It is a very common thing to do with this tune - and many others. Chet may have done this to make the tune sound more periodic but, I am pretty sure he did it because he must have known I would one day need it as an example to make this point concerning Bass Lines on a discussion board dedicated to his honor. ;) Thanks, Chet.

Randy
P.S. I am glad you did well at school.
P.S.S. I promise to keep working on my ear training.
I give up,but if you play a B bass on a E7 chord it's not an E7 chord anymore it's a E7/B(in Cheek to Cheek coming from a half step away F#/A# to a B in the E7/B is exactly what I've been saying all along.The correct transition,a half step.Bb(A#)to B is a half step.You could even play(keep the Bb bass note)a Bb7(sub for E7 coming off the F#/Bb as it has the same tritone as an E7)no root change(making it all A# in the bass).People like Chet and all jazzers use passing bass notes(chord substitutions)all the time(as Chet did with the A# bass to the B bass in Cheek to Cheek).You're thinkin' too much,as this transition has nothing to do with a ii minor implication(simply a 1/2 step progression).The bass note determines the chord.Period.When going from a G chord to an E7 chord you can't(play)imply a B bass on the one count as a ii(it's a 5)'cause E7 has a G sharp(3rd)the ii Bmin7 has an A(b7) in it.If you play the 5 of a chord on the 1 beat it's backwards to me and most of western civilization.The Cheek to Cheek tune is a typical example of half step bass progression.I am not bashing Merle.He had more inate tallent in his pinkie than I have in my whole body.He was not just a great guitar player but a great songwriter and was even in movies and the worlds a lot better place because of Merle Travis.I've enjoyed this discussion as it keeps my old mind a little sharper. God Bless, Ty M.
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Re: Help for beginners

Postby tyguy » Sun Sep 12, 2010 12:50 am

thenorm wrote:They both anchor(ed) their rh pinkie on the pickguard or top when playing..."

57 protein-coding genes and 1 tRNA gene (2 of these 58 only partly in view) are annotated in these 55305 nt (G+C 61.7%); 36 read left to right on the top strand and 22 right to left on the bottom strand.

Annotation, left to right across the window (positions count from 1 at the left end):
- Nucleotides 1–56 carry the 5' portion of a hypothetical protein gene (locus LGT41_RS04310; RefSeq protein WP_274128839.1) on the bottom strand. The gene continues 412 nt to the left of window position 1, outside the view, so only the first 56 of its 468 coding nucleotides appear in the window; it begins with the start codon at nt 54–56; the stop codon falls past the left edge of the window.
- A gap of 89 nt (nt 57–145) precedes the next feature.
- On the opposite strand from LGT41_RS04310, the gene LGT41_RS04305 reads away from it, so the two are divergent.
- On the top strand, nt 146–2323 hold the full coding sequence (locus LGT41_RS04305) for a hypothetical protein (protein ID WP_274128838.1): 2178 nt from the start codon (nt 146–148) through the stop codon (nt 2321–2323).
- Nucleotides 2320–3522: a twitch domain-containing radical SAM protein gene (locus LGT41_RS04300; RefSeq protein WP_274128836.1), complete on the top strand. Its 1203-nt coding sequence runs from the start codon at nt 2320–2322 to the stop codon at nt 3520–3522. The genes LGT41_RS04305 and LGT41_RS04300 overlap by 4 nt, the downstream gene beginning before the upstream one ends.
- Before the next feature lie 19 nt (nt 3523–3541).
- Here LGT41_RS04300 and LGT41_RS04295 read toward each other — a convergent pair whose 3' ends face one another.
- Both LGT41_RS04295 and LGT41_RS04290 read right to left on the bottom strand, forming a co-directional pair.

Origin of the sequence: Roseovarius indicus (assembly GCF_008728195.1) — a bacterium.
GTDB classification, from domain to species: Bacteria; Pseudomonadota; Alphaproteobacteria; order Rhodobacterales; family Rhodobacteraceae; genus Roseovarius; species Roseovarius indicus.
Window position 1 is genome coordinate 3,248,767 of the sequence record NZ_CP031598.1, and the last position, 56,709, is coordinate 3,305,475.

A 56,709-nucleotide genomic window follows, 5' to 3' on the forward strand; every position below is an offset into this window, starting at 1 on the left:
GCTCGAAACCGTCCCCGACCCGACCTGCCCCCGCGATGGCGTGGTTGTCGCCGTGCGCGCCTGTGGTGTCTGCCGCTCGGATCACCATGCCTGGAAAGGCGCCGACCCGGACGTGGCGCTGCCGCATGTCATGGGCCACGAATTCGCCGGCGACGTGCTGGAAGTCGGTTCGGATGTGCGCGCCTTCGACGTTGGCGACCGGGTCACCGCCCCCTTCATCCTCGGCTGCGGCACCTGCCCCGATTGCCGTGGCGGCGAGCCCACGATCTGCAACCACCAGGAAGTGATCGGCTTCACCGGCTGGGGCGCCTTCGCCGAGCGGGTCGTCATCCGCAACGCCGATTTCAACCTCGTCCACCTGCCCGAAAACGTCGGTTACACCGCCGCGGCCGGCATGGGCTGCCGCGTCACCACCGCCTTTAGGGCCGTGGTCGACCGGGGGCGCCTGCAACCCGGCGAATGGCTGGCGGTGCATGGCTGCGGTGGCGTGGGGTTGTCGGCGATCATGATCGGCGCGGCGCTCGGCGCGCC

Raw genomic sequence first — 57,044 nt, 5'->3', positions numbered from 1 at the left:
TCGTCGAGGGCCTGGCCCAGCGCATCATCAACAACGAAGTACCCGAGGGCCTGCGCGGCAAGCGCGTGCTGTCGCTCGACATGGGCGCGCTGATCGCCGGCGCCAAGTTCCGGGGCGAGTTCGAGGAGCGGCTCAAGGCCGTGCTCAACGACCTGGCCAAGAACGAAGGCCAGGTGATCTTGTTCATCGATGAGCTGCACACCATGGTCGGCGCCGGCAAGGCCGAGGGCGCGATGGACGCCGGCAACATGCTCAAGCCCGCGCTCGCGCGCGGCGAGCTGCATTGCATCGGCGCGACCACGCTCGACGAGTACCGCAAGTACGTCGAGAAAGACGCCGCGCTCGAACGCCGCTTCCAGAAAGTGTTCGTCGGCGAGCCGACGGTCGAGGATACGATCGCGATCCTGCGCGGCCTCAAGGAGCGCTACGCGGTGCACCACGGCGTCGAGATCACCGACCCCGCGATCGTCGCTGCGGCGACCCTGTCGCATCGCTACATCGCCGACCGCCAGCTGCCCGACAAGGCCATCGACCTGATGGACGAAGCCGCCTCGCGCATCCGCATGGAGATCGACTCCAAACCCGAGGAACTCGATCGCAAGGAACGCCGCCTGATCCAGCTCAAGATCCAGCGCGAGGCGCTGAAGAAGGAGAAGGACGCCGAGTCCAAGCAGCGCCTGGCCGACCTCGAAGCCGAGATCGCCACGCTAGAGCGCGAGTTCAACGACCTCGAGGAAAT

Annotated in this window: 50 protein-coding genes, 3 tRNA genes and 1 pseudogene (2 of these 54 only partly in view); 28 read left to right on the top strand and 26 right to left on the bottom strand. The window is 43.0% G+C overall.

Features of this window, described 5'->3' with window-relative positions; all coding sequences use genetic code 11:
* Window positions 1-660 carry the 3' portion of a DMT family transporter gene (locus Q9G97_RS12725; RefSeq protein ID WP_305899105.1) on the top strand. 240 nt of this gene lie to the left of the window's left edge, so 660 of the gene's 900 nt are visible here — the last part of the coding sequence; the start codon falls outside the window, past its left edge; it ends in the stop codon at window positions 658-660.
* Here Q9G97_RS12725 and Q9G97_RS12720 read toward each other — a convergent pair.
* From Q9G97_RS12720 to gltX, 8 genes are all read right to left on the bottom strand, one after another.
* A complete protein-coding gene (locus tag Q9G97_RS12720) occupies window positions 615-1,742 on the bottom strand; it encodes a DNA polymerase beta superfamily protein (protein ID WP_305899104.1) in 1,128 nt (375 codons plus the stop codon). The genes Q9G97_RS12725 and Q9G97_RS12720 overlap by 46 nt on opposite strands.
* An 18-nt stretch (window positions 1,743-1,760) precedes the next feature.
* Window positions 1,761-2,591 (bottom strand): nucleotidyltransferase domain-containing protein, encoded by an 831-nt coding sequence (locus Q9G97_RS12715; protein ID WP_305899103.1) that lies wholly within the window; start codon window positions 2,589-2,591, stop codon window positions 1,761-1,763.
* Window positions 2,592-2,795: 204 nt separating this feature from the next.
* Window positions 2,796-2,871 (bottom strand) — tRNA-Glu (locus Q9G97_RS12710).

Uuuummmm.... sorry, but Chet didn't "anchor" his pinky. He would touch the pickguard or guitar top from time to time but I'd not say he anchord his finger. On his '59 he tended to lightly caress the middle joint of his little finger of his pinky around the tip of his vibrato. His right hand moved quite a bit.

Of course, leave it to the classical players to insist their way is the High Way. I remember for years they had to do Everything just the way Segovia dictiated and now that's loosening up some, thank goodness.

In any case I'm sure the classical guitarists dislike Chet's right (and left) hand technique but he seemed to get a lot of good tone and mileage out of it.
A lot(most))of the classically trained nylon string Chet type players sure know where beat 1 is and swing like dead monkeys.Just because you play the right notes doesn't mean you're making music.Julian Bream and most classical guitarists and Chet nylon players have about as much soul in their playing as a corpse would have.Come on,I want to hear some flak from y'all about this.We'll listen to a recording together and note how many times they play off the beat(swing).Probably never!Standards and most tunes are "supposed to be played" with emoticon and feeling(all music really).I'm so glad I'm alive musically.May you be also. God bless, Ty M.
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Re: Help for beginners

Postby thenorm » Sun Sep 12, 2010 1:29 am

Roger..